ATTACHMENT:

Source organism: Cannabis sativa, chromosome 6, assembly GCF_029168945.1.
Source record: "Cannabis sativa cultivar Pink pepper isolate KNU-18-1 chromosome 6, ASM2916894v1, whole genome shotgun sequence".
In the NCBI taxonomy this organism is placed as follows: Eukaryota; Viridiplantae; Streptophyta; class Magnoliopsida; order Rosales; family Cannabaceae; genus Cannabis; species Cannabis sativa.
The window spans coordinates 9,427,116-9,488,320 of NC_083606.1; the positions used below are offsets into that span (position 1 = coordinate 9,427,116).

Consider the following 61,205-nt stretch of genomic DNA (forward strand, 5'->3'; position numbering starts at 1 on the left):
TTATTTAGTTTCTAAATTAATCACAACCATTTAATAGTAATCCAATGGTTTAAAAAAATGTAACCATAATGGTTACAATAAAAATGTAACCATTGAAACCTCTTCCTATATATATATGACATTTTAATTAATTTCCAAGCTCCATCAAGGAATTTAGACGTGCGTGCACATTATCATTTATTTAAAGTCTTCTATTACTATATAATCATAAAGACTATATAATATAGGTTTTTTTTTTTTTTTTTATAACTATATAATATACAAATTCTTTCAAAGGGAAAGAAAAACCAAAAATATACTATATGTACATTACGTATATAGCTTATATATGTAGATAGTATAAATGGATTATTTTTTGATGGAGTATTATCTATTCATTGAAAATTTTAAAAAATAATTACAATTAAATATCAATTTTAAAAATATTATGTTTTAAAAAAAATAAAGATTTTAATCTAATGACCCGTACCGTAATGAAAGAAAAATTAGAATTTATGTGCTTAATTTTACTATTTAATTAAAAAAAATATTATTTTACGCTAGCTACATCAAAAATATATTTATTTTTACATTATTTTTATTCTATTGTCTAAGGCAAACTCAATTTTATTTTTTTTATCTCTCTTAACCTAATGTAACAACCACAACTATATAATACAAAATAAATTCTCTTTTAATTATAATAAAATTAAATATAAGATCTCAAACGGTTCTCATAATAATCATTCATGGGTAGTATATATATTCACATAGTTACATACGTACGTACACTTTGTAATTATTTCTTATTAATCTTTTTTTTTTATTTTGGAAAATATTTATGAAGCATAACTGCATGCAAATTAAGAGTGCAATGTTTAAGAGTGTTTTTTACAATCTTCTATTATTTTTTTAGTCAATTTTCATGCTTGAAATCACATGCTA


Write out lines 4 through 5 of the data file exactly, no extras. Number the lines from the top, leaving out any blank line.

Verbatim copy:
The window spans coordinates 9,427,116-9,488,320 of NC_083606.1; the positions used below are offsets into that span (position 1 = coordinate 9,427,116).

Consider the following 61,205-nt stretch of genomic DNA (forward strand, 5'->3'; position numbering starts at 1 on the left):